College of Arts and Sciences

John P. McNulty Scholars Program for Excellence in Science and Math

McNulty Fellows Research 2014



McNulty Fellows 2014-15


Biology and Environmental Science major Elizabeth Krohn ’15, and Biology major Stephanie Tittaferrante '15, worked together in the research lab of biologist Dr. Scott McRobert.  They examined the sexual behavior of Drosophila suzukii, the Spotted Wing fruit fly, which is an invasive agricultural pest in Europe and North America. Specifically, they looked at how blueberries, one of NJ's premier crops, promote higher propagation rates.

Christina Mirarchi '16, a biology major, continued her work with biologist Dr. Catalina Arango to identify the phosphotransferase system (PTS) protein that interacts with the global regulator of carbon catabolite repression in Sinorhizobium meliloti, a symbiotic nitrogen-fixing bacterium.

McNulty Fellow Megan O'Donnell '15, a biology major, continued her second summer of research in Dr. Christina King Smith's biology laboratory.  She studied the localization and distribution of the RPE65 enzyme in the retinal pigment epithelium layer in the fish eye.  RPE65 and the retina interrelate to regulate light flux in fish, which do not have dilatable pupils. Megan will present her findings at the American Society for Cell Biology meeting in Philadelphia PA in December 2014.

Merissa Misiura '15, biology and Spanish double major, worked in the laboratory of biologist Dr. Jonathan Fingerut.  She assessed the effect of different environmental factors on Achnanthidium minutissimum, a very common and diverse species of diatoms, which are ubiquitous ecological indicators of water quality and environmental health.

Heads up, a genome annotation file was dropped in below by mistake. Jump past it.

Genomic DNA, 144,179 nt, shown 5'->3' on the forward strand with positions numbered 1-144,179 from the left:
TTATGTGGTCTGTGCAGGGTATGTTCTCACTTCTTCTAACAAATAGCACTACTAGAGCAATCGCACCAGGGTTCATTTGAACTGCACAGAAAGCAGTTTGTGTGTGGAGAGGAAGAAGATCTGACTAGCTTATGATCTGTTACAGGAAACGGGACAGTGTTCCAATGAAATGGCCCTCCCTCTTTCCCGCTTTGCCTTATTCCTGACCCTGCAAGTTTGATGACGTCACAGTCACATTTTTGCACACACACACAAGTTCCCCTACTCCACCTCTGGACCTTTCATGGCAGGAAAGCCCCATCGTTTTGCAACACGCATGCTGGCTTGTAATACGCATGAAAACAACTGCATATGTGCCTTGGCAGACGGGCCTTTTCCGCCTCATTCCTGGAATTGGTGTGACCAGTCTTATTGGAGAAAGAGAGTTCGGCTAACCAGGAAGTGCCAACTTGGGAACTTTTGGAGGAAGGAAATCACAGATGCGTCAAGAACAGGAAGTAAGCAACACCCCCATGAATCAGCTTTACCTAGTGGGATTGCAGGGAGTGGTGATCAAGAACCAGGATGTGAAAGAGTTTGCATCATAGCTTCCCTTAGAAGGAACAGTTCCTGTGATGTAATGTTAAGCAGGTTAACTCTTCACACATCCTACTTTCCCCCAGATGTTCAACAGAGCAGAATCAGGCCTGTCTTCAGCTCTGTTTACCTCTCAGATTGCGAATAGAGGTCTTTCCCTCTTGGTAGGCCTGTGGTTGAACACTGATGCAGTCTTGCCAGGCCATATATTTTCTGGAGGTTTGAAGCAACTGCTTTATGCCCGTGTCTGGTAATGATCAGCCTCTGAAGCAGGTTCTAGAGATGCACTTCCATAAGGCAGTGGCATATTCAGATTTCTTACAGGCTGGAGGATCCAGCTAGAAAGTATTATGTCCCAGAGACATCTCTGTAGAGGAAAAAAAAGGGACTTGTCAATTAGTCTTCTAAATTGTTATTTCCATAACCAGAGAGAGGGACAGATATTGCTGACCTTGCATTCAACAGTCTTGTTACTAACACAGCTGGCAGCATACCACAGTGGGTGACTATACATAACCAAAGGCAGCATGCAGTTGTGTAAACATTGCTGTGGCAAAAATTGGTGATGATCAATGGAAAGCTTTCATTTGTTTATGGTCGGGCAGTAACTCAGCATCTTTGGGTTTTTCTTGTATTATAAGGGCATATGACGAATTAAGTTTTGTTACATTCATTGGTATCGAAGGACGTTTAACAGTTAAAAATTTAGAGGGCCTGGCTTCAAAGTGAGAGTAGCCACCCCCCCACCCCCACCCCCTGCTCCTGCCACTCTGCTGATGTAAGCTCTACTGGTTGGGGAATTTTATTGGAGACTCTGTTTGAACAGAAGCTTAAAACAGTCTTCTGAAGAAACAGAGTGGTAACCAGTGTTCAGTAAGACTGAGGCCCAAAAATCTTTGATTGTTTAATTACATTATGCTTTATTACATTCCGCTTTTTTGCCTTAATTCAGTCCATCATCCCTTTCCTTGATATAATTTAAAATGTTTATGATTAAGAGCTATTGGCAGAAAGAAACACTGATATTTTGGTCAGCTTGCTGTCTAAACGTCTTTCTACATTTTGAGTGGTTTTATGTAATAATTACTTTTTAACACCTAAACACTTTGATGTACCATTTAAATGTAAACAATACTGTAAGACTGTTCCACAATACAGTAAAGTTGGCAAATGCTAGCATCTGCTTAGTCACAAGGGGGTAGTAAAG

In addition, three other students in the McNulty Scholars Program conducted summer research, including:


McNulty Scholar Christina Freeman '16, biology major, started work on measuring the dimerizaton in the transmembrane domains of three transmembrane proteins: FLT3, FGFR3 and Mucin 1 (MUC1).  Under the direction of her research mentor, biologist Dr. Edwin Li,  she began exploring a way to chacterize the activity of these proteins which, when unregulated, has been associated with skeletal abnormalities and cancer.

McNulty Scholar and biology major Kathleen Logan '16 worked with research mentor Dr. Philip Schatz in the Psychology Department to investigate the reliabilty of the ImPACT post-concussion assessment test, widely used in high school athletics programs.  She prepared and organized data collected from Louisiana high school athletes for statistical analyses.  She also examined the correlation between standardized test scores and ImPACT composite scores.  She will continue to work with Dr. Schatz to publish a practical guide for clinicians evaluating concussions.




McNulty Associate Elizabeth Storm '17, chemical biology major, worked under the direction of biologist Dr. Shan Bhatt to research the enteropathogenic Escherichia coli (EPEC).  EPEC infects the small intestine, primarily in infants in developing countries, causing diarrhea and often death.  Specifically Liz focused on identifying how this pathogen binds to intestinal cells, with the hope that eventually this information can be used to develop a drug regimen for deadly EPEC infections.